Prime Minister Benjamin Netanyahu mentioned the Mufti Amin al-Husseini Sunday night at a speech in Jerusalem, comparing Arab incitement of the 1920s to the incitement of the current terror wave.
During his speech at the Menachem Begin Heritage Center marking what would have been late former Prime Minister Yitzhak Shamir's 100th birthday, Netanyahu said that the "terrorism in the '20s, when my grandfather came to Israel, was also fed by the claim of Mufti Hajj Amin al-Husseini that the Jews were going to destroy the al-Aqsa mosque and build the third temple in its stead. Sound familiar to you?"
Last October, Netanyahu instigated controversy when he said, in a speech at the World Zionist Congress, that the Mufti inspired the Nazi final solution during a meeting with Adolf Hitler. According to that speech, Hitler intended on expelling the Jews from Europe rather than exterminating them, but his mind was changed, at least in part, by al-Husseini. After his words were widely condemned, the PM recanted.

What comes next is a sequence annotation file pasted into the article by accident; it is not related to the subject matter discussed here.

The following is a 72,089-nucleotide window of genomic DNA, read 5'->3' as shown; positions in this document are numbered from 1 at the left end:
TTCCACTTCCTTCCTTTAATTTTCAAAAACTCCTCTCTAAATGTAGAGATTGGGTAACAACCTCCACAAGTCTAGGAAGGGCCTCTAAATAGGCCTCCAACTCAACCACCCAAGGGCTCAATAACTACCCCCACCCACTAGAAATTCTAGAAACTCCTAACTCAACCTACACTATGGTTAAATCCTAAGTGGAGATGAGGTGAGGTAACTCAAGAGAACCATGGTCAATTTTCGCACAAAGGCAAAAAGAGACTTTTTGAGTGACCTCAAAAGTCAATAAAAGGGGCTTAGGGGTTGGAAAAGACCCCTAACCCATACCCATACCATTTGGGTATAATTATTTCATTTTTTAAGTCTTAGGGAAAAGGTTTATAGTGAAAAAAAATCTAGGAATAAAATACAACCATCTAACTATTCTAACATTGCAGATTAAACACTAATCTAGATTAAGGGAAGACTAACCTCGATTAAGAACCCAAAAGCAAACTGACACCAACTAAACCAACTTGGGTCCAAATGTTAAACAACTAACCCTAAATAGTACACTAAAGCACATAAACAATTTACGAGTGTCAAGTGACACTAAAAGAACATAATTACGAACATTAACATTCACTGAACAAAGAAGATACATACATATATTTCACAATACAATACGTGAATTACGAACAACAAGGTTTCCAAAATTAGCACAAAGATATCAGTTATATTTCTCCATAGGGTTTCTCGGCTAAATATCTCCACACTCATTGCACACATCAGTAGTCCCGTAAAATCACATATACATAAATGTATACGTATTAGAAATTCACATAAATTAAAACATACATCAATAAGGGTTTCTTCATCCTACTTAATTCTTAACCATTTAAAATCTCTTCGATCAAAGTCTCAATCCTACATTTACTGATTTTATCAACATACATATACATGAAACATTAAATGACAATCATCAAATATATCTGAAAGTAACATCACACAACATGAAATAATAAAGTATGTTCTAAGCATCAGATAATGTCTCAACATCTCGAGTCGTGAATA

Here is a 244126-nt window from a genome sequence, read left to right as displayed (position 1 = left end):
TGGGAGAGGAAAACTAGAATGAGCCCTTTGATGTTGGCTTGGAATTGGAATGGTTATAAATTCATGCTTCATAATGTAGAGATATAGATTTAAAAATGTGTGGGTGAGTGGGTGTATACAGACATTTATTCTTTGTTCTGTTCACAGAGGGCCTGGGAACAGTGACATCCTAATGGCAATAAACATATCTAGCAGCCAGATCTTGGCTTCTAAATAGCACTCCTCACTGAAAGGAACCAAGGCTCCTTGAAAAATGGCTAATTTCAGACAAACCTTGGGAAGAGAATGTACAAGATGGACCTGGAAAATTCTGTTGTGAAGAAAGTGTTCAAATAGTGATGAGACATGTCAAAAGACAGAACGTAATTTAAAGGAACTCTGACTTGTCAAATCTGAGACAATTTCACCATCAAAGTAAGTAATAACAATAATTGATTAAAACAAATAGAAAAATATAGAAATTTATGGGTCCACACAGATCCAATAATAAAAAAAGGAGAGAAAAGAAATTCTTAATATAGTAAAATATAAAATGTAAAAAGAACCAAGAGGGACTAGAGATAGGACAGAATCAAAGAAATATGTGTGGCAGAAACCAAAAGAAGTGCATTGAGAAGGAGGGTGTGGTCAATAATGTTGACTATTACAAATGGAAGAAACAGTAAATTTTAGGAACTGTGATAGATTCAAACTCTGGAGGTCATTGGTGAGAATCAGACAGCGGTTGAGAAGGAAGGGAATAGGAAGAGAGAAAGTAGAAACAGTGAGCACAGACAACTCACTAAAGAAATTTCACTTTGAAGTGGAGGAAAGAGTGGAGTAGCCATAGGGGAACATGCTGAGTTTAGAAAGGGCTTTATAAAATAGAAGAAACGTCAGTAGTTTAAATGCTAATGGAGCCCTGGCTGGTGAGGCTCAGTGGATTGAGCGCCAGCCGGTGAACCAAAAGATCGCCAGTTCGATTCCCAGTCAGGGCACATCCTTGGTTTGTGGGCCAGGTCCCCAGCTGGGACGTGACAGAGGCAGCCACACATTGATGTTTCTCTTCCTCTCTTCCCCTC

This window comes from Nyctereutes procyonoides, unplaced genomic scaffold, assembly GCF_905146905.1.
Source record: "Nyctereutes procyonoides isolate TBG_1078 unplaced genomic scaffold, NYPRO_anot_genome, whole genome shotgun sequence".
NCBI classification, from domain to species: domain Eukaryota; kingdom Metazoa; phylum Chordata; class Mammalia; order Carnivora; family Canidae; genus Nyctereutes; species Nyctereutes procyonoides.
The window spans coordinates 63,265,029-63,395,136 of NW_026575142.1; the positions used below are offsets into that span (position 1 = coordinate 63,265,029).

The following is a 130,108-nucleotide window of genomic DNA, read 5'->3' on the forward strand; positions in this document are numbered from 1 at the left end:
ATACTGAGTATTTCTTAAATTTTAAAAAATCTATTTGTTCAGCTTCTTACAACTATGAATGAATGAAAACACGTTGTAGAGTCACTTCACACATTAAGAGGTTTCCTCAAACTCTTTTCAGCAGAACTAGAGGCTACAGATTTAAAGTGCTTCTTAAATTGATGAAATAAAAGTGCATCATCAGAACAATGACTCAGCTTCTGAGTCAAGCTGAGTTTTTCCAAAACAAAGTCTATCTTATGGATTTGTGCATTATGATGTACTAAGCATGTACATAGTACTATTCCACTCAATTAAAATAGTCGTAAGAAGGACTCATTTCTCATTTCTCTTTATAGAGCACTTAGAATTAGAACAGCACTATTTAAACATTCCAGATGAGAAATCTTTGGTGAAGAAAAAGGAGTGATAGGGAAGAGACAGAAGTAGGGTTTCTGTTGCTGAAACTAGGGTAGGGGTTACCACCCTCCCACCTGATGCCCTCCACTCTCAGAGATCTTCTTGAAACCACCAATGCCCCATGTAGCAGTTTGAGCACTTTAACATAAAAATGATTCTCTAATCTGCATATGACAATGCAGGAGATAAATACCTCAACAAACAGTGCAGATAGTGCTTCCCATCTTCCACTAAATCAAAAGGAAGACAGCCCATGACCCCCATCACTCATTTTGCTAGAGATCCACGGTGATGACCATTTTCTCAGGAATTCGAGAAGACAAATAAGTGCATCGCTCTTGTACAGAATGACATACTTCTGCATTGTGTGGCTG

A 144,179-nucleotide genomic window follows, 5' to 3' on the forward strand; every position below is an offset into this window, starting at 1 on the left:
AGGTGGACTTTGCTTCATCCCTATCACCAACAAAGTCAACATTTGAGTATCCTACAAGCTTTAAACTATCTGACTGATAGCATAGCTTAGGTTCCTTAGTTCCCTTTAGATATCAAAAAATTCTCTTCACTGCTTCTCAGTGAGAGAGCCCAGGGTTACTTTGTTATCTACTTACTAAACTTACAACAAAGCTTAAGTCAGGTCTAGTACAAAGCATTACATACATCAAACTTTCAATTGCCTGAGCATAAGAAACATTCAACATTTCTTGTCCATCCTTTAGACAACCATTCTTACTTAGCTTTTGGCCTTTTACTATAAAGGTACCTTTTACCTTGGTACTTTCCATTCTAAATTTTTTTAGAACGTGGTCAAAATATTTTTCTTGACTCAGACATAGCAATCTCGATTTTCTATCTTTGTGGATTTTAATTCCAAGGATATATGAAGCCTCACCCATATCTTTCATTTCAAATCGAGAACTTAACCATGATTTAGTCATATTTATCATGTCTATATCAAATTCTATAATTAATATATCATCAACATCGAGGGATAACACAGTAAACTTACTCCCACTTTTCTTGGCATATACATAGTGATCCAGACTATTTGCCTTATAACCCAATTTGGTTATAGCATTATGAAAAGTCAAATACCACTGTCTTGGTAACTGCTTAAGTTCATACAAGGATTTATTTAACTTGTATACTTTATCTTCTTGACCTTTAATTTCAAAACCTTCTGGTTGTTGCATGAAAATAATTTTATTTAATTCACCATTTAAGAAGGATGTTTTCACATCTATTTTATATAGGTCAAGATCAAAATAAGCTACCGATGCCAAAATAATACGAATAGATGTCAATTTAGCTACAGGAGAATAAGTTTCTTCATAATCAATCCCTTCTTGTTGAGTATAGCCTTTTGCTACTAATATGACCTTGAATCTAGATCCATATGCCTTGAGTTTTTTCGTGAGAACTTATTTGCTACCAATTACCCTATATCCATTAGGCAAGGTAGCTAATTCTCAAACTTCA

This time, Netanyahu said, "the incitement is ongoing, and terror waves come and go, and the attempts to explain it with the despair and frustration of Palestinians are incorrect. That statement absolves them of responsibility for their actions, for their terror that has been accompanying us for almost 100 years, before the establishment of the state and before there were territories and settlements, when there was a diplomatic process and when there wasn’t.
In addition, Netanyahu said that basic hostility towards Israel exists in different international organizations, but that a process of change was taking place, with many countries coming closer to Israel – both due to military power in the face of terrorist and Israel's technological power. Among the states mentioned were India, Argentina, and several African states.